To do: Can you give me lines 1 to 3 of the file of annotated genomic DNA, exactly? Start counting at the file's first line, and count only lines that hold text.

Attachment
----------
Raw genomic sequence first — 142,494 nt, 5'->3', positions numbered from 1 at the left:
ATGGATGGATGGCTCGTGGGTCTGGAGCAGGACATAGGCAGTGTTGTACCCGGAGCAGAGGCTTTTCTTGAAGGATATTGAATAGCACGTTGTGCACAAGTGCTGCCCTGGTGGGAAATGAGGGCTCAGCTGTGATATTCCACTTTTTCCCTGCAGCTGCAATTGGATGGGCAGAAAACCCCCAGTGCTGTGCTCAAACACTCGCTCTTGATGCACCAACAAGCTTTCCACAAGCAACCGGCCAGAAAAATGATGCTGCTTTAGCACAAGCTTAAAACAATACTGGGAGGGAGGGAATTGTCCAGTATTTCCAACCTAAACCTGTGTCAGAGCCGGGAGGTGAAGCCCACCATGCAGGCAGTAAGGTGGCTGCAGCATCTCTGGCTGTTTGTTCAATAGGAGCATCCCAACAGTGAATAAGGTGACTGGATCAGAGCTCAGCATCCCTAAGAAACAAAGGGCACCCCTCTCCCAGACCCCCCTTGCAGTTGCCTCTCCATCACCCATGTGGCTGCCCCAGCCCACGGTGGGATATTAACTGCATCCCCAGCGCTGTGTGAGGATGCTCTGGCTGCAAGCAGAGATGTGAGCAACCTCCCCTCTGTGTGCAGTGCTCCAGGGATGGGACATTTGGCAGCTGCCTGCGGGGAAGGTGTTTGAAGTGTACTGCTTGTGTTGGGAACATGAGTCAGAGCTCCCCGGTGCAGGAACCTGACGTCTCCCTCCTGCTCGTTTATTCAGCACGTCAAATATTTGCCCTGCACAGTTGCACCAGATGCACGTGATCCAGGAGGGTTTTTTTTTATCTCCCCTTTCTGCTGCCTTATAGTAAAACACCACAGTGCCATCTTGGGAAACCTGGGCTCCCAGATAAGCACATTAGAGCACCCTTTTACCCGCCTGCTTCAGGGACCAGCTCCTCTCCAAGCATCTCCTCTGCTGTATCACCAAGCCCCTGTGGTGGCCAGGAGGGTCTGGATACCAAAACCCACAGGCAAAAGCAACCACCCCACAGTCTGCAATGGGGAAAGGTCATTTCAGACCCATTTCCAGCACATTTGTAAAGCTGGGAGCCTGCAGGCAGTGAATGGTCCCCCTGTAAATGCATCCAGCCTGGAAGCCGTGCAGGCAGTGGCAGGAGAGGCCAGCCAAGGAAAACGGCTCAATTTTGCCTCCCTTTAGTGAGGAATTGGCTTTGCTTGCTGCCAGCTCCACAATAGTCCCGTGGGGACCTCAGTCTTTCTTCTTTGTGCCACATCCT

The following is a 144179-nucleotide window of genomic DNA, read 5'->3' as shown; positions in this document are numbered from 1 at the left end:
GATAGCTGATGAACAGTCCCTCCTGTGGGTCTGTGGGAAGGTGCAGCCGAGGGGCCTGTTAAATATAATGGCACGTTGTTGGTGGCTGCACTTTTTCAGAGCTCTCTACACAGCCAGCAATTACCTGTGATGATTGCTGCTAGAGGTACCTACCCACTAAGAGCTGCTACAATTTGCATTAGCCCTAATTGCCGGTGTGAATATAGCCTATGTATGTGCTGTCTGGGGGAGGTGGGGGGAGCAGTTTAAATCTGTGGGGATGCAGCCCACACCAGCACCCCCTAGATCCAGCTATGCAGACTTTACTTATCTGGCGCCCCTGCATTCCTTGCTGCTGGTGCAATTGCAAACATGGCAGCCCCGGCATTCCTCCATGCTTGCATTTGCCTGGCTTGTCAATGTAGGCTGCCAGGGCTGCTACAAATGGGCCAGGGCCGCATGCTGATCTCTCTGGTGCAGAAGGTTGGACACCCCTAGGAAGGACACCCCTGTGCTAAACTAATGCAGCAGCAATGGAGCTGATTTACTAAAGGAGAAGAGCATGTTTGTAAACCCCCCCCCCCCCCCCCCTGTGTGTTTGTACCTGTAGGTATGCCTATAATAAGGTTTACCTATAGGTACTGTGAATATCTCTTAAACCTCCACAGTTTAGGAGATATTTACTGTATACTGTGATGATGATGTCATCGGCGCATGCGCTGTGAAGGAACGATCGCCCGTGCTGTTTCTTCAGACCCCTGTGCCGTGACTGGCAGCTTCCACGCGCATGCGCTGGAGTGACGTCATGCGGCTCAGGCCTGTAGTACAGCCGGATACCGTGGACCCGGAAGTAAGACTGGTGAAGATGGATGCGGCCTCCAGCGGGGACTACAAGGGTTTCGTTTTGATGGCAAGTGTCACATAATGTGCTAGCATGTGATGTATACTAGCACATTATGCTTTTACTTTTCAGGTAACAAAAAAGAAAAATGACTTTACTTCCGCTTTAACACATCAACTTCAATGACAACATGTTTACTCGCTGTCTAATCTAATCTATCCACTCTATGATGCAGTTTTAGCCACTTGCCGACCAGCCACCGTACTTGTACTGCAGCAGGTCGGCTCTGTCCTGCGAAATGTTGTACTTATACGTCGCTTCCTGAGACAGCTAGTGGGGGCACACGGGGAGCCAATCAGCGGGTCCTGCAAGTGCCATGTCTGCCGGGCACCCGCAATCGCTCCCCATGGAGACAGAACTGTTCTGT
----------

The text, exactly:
Raw genomic sequence first — 142,494 nt, 5'->3', positions numbered from 1 at the left:
ATGGATGGATGGCTCGTGGGTCTGGAGCAGGACATAGGCAGTGTTGTACCCGGAGCAGAGGCTTTTCTTGAAGGATATTGAATAGCACGTTGTGCACAAGTGCTGCCCTGGTGGGAAATGAGGGCTCAGCTGTGATATTCCACTTTTTCCCTGCAGCTGCAATTGGATGGGCAGAAAACCCCCAGTGCTGTGCTCAAACACTCGCTCTTGATGCACCAACAAGCTTTCCACAAGCAACCGGCCAGAAAAATGATGCTGCTTTAGCACAAGCTTAAAACAATACTGGGAGGGAGGGAATTGTCCAGTATTTCCAACCTAAACCTGTGTCAGAGCCGGGAGGTGAAGCCCACCATGCAGGCAGTAAGGTGGCTGCAGCATCTCTGGCTGTTTGTTCAATAGGAGCATCCCAACAGTGAATAAGGTGACTGGATCAGAGCTCAGCATCCCTAAGAAACAAAGGGCACCCCTCTCCCAGACCCCCCTTGCAGTTGCCTCTCCATCACCCATGTGGCTGCCCCAGCCCACGGTGGGATATTAACTGCATCCCCAGCGCTGTGTGAGGATGCTCTGGCTGCAAGCAGAGATGTGAGCAACCTCCCCTCTGTGTGCAGTGCTCCAGGGATGGGACATTTGGCAGCTGCCTGCGGGGAAGGTGTTTGAAGTGTACTGCTTGTGTTGGGAACATGAGTCAGAGCTCCCCGGTGCAGGAACCTGACGTCTCCCTCCTGCTCGTTTATTCAGCACGTCAAATATTTGCCCTGCACAGTTGCACCAGATGCACGTGATCCAGGAGGGTTTTTTTTTATCTCCCCTTTCTGCTGCCTTATAGTAAAACACCACAGTGCCATCTTGGGAAACCTGGGCTCCCAGATAAGCACATTAGAGCACCCTTTTACCCGCCTGCTTCAGGGACCAGCTCCTCTCCAAGCATCTCCTCTGCTGTATCACCAAGCCCCTGTGGTGGCCAGGAGGGTCTGGATACCAAAACCCACAGGCAAAAGCAACCACCCCACAGTCTGCAATGGGGAAAGGTCATTTCAGACCCATTTCCAGCACATTTGTAAAGCTGGGAGCCTGCAGGCAGTGAATGGTCCCCCTGTAAATGCATCCAGCCTGGAAGCCGTGCAGGCAGTGGCAGGAGAGGCCAGCCAAGGAAAACGGCTCAATTTTGCCTCCCTTTAGTGAGGAATTGGCTTTGCTTGCTGCCAGCTCCACAATAGTCCCGTGGGGACCTCAGTCTTTCTTCTTTGTGCCACATCCT

The following is a 144179-nucleotide window of genomic DNA, read 5'->3' as shown; positions in this document are numbered from 1 at the left end: